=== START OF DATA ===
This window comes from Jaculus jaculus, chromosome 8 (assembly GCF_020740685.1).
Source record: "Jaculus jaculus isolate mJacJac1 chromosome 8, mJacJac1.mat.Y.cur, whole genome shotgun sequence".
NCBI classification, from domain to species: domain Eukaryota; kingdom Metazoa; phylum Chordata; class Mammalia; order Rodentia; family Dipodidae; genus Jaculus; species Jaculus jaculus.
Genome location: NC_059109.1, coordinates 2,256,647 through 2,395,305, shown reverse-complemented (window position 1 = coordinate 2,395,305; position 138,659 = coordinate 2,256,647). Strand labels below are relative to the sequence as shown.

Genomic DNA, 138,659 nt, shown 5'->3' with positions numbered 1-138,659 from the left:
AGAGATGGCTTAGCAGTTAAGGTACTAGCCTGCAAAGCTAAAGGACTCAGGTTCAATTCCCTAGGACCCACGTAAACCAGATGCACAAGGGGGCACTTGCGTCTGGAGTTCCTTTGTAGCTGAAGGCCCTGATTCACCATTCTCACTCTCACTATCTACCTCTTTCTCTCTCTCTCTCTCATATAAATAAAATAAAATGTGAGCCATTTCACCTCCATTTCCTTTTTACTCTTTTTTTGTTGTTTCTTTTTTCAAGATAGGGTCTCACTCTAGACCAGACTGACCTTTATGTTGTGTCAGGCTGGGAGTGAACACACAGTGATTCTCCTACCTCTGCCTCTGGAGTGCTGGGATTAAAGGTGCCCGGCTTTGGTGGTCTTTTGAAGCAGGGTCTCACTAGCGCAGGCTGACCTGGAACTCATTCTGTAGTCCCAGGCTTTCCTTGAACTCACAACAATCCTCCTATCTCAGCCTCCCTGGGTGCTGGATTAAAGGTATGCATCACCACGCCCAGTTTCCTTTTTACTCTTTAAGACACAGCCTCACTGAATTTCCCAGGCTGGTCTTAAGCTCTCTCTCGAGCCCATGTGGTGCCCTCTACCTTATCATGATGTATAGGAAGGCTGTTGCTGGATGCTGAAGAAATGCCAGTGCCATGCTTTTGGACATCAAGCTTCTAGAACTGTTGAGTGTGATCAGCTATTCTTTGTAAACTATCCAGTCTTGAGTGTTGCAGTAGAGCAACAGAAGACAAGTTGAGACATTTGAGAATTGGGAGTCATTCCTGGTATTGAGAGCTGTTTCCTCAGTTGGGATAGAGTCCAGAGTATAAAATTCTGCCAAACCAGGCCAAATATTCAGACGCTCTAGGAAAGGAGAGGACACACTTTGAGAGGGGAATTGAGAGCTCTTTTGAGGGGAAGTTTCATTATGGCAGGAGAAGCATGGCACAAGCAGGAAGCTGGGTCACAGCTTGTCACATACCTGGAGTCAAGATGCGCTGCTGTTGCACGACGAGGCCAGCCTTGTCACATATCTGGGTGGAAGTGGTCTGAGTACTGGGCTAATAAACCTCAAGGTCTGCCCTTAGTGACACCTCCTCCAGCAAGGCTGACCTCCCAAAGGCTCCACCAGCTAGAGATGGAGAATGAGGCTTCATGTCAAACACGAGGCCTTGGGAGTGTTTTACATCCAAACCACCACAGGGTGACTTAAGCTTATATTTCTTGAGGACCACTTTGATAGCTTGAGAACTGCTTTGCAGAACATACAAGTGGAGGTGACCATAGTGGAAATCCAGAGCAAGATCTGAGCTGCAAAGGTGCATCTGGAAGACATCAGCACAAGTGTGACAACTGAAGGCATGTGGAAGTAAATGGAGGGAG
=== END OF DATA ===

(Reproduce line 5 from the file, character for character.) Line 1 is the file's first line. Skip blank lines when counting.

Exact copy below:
Genomic DNA, 138,659 nt, shown 5'->3' with positions numbered 1-138,659 from the left: